Tri-City photographer Scott Butner took an eye-catching photo of the midnight sky at Palouse Falls recently that is attracting notice on the Internet.
The photo is so far leading the pack as the favorite in the Weather Channel's It's Amazing Out There photo contest, in the living world category.
People can help Butner win the contest by visiting the Weather Channel's website at http://bit.ly/butnerphoto and voting for him.
The photo is a computerized composite of six panoramic shots he took in rapid succession showing the brilliant stars of the Milky Way with the falls and surrounding canyon walls illuminated by a huge bonfire. He melded the shots together to make it look like one photo.
Never miss a local story.
Butner, from Richland, said he arrived at the falls around midnight and stood at the top of the cliffs above to set up his shots.
Palouse Falls is northeast of the Tri-Cities in a 105-acre state park named after the 200-foot waterfall that spills into the Palouse River between Washtucna and Starbuck.
"I was looking for a good star photo that night, and at this time of year the Milky Way doesn't rise above the horizon until after 11 p.m.," Butner said. "It took about 10 minutes to shoot the composite of shots I wanted, which was lots of detail in the sky. And it was pure luck those campers had built that bonfire that gave such great illumination."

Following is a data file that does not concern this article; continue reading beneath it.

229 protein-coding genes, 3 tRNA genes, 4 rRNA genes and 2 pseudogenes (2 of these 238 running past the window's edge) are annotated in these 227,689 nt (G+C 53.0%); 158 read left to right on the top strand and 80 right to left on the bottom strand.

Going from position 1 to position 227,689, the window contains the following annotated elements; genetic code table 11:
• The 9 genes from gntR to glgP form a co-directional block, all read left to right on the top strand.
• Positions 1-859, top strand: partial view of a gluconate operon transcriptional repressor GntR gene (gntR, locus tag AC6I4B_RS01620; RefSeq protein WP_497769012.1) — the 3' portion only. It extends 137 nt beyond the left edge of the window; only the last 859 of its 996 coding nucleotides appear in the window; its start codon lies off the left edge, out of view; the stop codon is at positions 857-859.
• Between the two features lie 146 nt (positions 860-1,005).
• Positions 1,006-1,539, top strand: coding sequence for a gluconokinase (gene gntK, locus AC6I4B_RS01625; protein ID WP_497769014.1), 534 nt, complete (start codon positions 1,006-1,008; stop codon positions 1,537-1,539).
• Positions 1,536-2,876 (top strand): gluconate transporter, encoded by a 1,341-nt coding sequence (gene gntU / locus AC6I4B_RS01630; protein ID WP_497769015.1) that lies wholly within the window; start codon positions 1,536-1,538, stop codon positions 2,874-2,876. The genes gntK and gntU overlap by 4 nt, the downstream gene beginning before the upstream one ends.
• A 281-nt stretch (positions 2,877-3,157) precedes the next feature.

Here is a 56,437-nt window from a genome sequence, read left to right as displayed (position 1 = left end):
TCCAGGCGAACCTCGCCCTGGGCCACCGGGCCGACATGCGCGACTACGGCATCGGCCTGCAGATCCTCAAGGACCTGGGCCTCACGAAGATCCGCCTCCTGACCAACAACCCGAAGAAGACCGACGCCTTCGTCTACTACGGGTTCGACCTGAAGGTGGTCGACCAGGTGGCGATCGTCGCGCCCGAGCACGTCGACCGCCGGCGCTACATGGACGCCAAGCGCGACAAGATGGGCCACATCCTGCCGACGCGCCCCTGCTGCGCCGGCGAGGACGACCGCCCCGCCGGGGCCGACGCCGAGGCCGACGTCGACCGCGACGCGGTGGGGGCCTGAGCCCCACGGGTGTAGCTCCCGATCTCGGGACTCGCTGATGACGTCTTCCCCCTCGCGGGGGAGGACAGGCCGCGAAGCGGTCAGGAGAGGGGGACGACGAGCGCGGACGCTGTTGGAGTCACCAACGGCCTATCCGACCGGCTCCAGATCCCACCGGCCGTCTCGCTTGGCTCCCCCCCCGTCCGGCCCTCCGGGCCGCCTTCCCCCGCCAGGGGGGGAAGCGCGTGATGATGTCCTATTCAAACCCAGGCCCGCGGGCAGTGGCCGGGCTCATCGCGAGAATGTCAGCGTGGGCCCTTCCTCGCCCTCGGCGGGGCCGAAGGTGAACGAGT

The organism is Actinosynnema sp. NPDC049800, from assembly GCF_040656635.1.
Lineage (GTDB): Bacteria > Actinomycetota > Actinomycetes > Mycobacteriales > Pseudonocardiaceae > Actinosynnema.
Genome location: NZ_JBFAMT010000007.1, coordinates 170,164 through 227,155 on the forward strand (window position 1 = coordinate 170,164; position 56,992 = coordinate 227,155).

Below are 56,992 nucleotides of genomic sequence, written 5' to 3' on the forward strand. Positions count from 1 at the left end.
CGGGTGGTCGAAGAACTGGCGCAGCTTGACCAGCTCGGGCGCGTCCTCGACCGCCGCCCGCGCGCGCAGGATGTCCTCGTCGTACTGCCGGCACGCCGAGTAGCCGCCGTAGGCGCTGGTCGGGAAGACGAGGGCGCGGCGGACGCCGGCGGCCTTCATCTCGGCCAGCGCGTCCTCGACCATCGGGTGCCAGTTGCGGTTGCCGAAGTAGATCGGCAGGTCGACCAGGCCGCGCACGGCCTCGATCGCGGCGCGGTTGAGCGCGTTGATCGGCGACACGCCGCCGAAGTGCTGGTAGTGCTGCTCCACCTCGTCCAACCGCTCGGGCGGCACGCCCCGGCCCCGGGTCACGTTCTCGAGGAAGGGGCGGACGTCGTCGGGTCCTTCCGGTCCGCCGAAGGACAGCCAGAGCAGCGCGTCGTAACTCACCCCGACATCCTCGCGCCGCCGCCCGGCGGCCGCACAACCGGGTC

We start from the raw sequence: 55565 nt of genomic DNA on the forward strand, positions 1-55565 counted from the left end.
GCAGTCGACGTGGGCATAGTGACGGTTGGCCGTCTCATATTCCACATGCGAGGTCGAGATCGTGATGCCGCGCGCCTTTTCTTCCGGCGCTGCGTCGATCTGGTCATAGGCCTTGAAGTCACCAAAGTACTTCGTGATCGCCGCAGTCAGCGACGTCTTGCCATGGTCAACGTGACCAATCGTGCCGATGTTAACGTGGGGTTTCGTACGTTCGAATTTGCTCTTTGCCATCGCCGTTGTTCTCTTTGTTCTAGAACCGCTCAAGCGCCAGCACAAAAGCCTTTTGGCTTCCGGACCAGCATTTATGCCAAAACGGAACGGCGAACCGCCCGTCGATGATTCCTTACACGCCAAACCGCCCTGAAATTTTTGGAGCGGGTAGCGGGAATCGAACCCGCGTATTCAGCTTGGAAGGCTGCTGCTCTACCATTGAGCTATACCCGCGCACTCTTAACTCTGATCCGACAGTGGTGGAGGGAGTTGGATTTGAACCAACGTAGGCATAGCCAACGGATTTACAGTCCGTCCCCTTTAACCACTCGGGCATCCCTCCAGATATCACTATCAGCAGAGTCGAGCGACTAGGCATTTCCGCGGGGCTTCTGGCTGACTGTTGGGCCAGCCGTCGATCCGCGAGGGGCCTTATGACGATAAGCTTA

Butner's fascination with photography began when his mom gave him his first camera.
"My mom was a city of Everett cop and often had to visit pawn shops looking for stolen goods," Butner said. "On my ninth birthday, she picked up a camera for me during one of those visits to a pawn shop."
During the next several years he wore the camera out learning how to take photos.
By the time he graduated from high school, he fell into a job as a team photographer for the Seattle Seahawks and Seattle Sounders.
"After doing that job for three years, I kind of got burned out on photography and decided to go to college," he said.
He earned an engineering degree focusing on renewable energy, then went to work for Battelle in the Tri-Cities. It wasn't until six years ago that he decided to take up photography again. When he retired from Battelle last year, he opened his own studio at 450 Williams Blvd., Richland.
Although he appreciates being able to make a few extra dollars photographing weddings and such, Butner gets even more pleasure taking random photos of people, bands and life as it happens. He then posts them on Flickr or Facebook.
"I'm sort of like the picture fairy," Butner said with a laugh. "People get a kick out of those (random) shots I post. And there are just some things you can't get paid for that make you feel good."
While he's entered only one other photo contest in his life, Butner would love to win the Weather Channel's contest, which pays the winner $15,000. He said he chose Palouse Falls because it has had a surge in popularity since it was declared the state's official waterfall.
People can vote for images until July 13. The top 25 photographs will go before a panel of four people who will choose the overall winner, according to the Weather Channel's website.
-- Dori O'Neal: 582-1514; firstname.lastname@example.org; Twitter: @dorioneal